1. This is a plaintiff's appeal arising out of a suit for a declaration that certain Revenue Court partition proceedings were fraudulent and are not binding on the plaintiff. The facts of the case are that the plaintiff's father owned a 10 biswas out of 19-biswas share in village Bhat Kheri, and died leaving the present plaintiff as the sole surviving son who was then a minor. The other co sharer was Hoshyar Singh, the father of defendant No. 1. In 1909 Musammat Jia, the mother of the plaintiff, was appointed the certificated guardian of the plaintiff during his minority by the District Judge. In 1912 Hoshyar Singh, the co-sharer, filed an application for partition of the village in the Revenue Court. The Court, however, did not itself get the lots prepared, but acted upon two lots which were filed in the case signed by Hoshyar Singh and purporting to have the thumb-impression of Musammat Jia. The village was divided into two separate mahals, one of which was allotted to the plaintiff, Shikar Chand, exclusively and was called after liis name, and the other was allotted to Hoshyar Singh. Hoshyar Singh subsequently died and his ton Jagmandar Das sold the entire Mahal Hoshyar Singh to. Mohan Lal and others for a sum of Rs. 30,000 under a deed dated the 30th January, 1921. The plaintiff alleges that in the preparation of the lots fraud was practised by Hoshyar Singh on the plaintiff and his guardian in this way that land of better quality was allotted to Hoshyar Singh's share and that of inferior quality to the plaintiff's share, and that a grossly unequal share of the occupancy holding was put in the plaintiff's lots as well as lands yielding no produce. It is further alleged that Hoshyar Singh showed these lots to Musammat Jia and assured her that these were of equal quality and value and got the same accepted by her. The plaintiff's claim accordingly is that the partition proceedings were fraudulent and are in DO way binding on him. The suit was contested mainly by Mohan Lal and others who denied that any fraud had been practised and who pleaded that they were bona fide transferees for value and were protected.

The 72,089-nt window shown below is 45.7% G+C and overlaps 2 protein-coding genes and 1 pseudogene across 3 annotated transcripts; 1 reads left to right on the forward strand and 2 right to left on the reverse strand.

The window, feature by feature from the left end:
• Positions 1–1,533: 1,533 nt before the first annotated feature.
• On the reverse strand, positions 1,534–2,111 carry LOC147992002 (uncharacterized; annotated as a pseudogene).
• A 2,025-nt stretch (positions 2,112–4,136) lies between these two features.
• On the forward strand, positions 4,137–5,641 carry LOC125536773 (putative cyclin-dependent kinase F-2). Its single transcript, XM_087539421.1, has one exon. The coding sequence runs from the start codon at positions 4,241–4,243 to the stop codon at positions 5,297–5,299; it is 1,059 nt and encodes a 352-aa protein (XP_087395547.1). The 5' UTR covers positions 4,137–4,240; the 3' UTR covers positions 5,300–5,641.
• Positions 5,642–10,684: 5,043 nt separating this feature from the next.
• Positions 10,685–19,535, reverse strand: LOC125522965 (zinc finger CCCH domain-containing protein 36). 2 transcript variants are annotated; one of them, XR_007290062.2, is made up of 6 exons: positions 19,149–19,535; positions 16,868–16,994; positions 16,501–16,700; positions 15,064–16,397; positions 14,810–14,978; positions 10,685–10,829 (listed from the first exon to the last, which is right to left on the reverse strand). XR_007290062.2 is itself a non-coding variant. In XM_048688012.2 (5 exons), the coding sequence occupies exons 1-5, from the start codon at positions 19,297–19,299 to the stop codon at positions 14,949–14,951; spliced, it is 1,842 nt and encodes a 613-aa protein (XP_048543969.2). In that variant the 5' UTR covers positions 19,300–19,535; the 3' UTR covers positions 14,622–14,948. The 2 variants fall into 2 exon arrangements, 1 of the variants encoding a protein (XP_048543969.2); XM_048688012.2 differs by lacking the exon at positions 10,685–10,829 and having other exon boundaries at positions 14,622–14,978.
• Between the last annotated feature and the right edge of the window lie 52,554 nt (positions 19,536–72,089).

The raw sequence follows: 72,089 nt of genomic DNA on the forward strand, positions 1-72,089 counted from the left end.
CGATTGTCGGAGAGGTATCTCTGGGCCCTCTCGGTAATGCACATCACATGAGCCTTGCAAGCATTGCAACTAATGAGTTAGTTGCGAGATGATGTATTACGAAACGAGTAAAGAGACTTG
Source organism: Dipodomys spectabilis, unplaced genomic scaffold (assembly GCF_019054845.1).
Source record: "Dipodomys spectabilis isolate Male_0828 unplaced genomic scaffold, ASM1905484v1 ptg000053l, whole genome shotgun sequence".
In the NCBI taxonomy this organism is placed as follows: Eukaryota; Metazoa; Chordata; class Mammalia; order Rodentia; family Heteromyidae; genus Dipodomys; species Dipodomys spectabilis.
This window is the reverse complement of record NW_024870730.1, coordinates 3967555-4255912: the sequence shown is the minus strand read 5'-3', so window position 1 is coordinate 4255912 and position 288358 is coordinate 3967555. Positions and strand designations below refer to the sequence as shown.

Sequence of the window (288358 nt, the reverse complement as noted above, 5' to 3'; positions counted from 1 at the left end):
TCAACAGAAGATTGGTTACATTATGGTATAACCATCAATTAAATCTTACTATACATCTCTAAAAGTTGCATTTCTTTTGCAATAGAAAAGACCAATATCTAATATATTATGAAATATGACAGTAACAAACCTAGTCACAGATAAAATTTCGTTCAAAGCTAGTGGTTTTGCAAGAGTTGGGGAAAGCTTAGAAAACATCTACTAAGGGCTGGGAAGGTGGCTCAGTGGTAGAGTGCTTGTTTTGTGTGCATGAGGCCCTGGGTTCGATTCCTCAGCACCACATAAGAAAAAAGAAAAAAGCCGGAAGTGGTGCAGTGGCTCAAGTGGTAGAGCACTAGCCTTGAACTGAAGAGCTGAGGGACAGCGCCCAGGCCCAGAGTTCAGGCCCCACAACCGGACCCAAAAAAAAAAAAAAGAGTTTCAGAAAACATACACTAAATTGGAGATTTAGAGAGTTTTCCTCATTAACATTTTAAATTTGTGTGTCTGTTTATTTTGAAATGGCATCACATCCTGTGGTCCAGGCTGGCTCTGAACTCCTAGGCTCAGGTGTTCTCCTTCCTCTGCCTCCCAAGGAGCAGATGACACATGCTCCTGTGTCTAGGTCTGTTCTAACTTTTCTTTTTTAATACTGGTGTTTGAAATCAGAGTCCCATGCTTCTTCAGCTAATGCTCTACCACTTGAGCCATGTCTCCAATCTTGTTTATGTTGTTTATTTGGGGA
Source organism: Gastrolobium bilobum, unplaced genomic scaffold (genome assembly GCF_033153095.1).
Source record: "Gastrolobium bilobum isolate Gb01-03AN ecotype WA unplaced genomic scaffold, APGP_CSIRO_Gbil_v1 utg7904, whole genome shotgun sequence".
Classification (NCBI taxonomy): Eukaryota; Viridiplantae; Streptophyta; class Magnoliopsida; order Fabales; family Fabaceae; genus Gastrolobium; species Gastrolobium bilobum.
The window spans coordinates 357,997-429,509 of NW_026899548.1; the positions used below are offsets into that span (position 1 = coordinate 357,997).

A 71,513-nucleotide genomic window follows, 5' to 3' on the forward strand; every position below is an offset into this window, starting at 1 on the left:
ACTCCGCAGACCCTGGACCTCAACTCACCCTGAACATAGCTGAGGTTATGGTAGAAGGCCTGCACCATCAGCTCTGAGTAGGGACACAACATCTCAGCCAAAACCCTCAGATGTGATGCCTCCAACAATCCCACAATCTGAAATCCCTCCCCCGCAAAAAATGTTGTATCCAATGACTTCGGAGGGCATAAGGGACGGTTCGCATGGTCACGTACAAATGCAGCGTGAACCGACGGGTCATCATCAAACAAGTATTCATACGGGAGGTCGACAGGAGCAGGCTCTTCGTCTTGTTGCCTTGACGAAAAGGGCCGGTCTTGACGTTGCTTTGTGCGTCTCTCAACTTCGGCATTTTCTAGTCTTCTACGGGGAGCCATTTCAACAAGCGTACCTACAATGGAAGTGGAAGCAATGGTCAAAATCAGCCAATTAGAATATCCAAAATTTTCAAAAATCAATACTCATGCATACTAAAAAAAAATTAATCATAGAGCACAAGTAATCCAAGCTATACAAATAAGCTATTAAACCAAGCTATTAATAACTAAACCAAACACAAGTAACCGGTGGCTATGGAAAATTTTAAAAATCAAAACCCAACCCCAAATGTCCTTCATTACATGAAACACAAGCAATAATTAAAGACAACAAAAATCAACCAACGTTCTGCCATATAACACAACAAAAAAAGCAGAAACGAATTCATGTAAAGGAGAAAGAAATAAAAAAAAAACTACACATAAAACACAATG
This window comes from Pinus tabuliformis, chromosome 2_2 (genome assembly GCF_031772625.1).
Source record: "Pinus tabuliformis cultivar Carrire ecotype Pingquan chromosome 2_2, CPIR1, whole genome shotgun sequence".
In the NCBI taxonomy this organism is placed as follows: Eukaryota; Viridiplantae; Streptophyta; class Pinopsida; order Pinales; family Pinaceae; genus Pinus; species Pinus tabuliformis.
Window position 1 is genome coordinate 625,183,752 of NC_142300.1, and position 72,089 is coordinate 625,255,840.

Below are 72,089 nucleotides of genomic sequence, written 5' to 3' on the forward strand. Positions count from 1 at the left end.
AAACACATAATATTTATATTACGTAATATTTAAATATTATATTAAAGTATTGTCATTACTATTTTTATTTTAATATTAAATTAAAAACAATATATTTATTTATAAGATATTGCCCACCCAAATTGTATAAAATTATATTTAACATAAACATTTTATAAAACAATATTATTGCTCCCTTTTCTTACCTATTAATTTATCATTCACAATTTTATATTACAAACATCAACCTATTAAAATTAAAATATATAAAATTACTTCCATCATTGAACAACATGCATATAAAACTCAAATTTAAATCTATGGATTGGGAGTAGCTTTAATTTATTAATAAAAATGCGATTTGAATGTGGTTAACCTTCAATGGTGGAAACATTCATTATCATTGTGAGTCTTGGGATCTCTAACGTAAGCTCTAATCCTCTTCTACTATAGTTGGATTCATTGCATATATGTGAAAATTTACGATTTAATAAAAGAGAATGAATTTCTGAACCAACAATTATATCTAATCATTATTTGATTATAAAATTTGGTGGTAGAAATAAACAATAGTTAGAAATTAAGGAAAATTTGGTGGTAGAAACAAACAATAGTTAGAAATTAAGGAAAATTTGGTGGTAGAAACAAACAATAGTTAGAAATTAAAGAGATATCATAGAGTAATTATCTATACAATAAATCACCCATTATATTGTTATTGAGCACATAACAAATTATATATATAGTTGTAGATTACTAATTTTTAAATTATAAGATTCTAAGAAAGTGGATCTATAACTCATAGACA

2. The learned Subordinate Judge has dismissed the suit. On the question whether there was an unequal partition, h& has come to a clear finding that it was so and that on a rough estimate the plaintiff has suffered loss from 5 to 10 per cent, of the value of his share. He also was clearly of opinion that the defendants were bona fide transferees for value, who have acquired the property in good faith and were protected. As regards the question of fraud his finding is by no means clear and satisfactory. He began by saying that as regards fraud the plaint did not show the circumstances under which the fraud was committed, and the detail of the fraud. This is rather a surprising statement in view of the facts alleged by the plaintiff in paras. 7 and 8 of his plaint the purport of which we have recited above. He next proceeded to say that the only evidence on the point is the statement of the plaintiff's mother and that believing her statement to be true, there is no conclusive evidence of fraud as to vitiate the partition proceedings. We cannot understand how the learned Subordinate Judge could make this remark when he had himself recorded the evidence of Musammat Jia. If the whole of the evidence of Musammat Jia were to be believed, there would be no doubt that a gross fraud was practised on her and that her thumb-impression was obtained on the application on a misrepresentation and at a time when she had been assured 'that the partition had been made, and to is had been prepared'. The learned Subordinate Judge has evaded a clear finding as to whether the statement of Musammat Jia should be believed in its entirely. He has at places criticised her evidence without specifically saying that he disbelieves her. It is also curious that at the end of the judgment he wound up by saying that the plaintiff did not claim any relief against defendant No. 1, the representative of Hoshyar Singh, and that there was not sufficient material on the record to ascertain the extent of the liability of this defendant due to his father's conduct. All this suggests in a vague way that the learned Judge was inclined to believe that some fraud was practised though in his opinion that fraud was not sufficient to vitiate the partition proceedings.